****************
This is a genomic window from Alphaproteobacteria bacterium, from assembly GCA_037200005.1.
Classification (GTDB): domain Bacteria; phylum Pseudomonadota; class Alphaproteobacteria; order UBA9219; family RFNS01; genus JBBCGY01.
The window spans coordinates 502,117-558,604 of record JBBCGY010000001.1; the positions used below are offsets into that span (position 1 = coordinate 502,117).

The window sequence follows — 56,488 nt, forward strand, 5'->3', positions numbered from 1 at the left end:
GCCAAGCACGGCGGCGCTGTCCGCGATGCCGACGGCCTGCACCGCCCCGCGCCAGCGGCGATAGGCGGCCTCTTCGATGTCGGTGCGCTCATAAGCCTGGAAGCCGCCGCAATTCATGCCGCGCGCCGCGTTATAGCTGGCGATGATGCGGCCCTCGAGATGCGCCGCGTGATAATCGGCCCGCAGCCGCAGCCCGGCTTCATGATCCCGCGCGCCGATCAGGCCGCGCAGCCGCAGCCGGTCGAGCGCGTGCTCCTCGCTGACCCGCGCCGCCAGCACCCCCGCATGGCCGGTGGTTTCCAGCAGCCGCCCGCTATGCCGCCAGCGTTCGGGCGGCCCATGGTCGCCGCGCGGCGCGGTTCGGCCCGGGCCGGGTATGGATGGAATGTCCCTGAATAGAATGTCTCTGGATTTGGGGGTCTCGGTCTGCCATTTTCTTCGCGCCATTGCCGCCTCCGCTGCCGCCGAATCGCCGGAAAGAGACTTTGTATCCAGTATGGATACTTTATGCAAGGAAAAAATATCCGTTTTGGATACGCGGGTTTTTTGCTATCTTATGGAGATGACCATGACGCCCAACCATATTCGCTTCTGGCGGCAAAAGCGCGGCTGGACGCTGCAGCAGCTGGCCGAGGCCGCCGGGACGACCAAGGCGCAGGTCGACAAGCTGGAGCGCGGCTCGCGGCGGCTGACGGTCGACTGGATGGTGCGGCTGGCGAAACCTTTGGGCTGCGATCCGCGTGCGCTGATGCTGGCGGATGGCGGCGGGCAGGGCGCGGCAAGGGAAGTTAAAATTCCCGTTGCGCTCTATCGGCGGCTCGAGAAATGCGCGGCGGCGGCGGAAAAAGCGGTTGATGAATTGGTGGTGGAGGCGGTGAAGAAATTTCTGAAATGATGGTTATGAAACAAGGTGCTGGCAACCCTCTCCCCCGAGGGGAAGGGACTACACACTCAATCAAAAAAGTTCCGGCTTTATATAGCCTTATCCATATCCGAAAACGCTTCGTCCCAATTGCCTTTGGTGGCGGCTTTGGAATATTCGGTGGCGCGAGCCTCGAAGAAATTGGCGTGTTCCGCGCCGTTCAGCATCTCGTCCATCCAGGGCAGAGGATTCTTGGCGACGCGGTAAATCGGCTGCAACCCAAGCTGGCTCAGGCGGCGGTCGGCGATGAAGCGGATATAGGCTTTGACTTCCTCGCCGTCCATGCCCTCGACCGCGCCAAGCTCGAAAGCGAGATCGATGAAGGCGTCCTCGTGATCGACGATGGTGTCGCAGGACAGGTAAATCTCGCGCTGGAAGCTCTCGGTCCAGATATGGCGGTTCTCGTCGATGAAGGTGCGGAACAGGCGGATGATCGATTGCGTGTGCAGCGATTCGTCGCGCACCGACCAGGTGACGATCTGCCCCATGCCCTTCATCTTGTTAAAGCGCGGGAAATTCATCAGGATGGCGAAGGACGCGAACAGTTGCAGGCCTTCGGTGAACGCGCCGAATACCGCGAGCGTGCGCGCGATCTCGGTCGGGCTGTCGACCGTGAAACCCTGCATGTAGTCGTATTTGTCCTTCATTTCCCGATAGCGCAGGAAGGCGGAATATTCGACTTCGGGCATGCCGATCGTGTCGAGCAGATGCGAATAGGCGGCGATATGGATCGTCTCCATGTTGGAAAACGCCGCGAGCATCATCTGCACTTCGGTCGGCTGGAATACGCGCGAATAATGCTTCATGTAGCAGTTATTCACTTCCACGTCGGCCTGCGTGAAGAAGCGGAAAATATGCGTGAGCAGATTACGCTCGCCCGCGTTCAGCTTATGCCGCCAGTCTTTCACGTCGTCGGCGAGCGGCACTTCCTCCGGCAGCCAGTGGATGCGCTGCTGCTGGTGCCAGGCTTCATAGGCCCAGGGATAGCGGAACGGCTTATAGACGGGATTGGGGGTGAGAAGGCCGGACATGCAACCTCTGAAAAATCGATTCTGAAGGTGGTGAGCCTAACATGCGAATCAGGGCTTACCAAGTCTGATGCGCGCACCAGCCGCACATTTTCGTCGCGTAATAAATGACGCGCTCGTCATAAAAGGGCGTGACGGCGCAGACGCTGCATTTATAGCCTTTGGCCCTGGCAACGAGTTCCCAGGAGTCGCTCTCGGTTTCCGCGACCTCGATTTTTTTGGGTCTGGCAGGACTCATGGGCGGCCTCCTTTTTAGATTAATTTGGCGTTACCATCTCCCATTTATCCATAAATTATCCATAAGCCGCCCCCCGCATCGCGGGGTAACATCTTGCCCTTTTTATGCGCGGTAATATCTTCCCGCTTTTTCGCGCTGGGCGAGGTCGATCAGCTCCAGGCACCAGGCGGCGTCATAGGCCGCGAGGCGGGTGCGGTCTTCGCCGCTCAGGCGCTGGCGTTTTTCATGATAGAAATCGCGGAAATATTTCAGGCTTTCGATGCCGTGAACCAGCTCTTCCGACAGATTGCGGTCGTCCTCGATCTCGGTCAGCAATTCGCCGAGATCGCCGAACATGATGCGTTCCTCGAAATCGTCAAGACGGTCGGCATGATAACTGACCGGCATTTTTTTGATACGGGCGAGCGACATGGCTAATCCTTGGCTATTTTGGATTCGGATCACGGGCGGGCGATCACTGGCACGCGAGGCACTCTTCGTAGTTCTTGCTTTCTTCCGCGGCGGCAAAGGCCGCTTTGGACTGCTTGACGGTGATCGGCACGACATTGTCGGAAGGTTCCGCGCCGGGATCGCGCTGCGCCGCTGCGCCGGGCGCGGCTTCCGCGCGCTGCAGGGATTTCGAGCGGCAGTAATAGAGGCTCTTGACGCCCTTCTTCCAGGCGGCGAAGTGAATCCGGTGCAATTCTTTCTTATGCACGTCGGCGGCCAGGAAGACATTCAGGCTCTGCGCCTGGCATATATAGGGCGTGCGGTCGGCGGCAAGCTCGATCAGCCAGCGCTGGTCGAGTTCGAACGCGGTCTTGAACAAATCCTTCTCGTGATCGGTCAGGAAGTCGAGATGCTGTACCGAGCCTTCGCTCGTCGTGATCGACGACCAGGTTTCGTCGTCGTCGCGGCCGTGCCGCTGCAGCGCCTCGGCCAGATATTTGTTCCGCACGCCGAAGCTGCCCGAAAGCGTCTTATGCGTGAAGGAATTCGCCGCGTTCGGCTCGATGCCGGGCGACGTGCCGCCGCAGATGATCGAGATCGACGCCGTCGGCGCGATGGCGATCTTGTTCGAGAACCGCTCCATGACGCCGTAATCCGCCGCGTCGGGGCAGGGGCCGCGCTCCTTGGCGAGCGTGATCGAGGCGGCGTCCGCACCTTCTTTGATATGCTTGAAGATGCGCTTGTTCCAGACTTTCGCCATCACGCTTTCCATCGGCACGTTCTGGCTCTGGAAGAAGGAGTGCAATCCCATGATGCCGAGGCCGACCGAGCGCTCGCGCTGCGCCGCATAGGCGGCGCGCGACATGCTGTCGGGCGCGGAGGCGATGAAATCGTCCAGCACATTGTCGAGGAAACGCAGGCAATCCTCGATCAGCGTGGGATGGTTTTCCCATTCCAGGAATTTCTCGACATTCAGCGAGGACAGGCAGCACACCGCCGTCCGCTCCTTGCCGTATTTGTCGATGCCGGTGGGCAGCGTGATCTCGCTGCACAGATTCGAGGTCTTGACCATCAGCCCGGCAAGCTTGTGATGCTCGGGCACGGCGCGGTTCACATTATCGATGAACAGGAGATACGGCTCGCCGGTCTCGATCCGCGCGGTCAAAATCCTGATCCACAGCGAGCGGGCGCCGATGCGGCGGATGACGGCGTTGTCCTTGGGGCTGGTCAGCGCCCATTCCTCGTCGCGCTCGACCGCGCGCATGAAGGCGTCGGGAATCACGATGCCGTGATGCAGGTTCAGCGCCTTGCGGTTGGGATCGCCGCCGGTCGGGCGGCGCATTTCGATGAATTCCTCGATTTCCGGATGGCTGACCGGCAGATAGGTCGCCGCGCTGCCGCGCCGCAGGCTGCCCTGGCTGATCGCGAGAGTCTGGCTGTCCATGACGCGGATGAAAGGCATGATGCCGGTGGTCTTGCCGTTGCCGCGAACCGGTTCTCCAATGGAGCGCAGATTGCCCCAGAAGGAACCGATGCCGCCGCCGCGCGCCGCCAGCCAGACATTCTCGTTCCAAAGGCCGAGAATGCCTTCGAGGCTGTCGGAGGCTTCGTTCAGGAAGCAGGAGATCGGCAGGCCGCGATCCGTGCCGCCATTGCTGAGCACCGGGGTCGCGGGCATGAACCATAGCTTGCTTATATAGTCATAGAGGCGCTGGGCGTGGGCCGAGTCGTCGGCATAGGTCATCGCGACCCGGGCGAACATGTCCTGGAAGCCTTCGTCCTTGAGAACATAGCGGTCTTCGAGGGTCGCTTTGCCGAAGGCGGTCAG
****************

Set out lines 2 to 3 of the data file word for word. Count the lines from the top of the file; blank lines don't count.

Classification (GTDB): domain Bacteria; phylum Pseudomonadota; class Alphaproteobacteria; order UBA9219; family RFNS01; genus JBBCGY01.
The window spans coordinates 502,117-558,604 of record JBBCGY010000001.1; the positions used below are offsets into that span (position 1 = coordinate 502,117).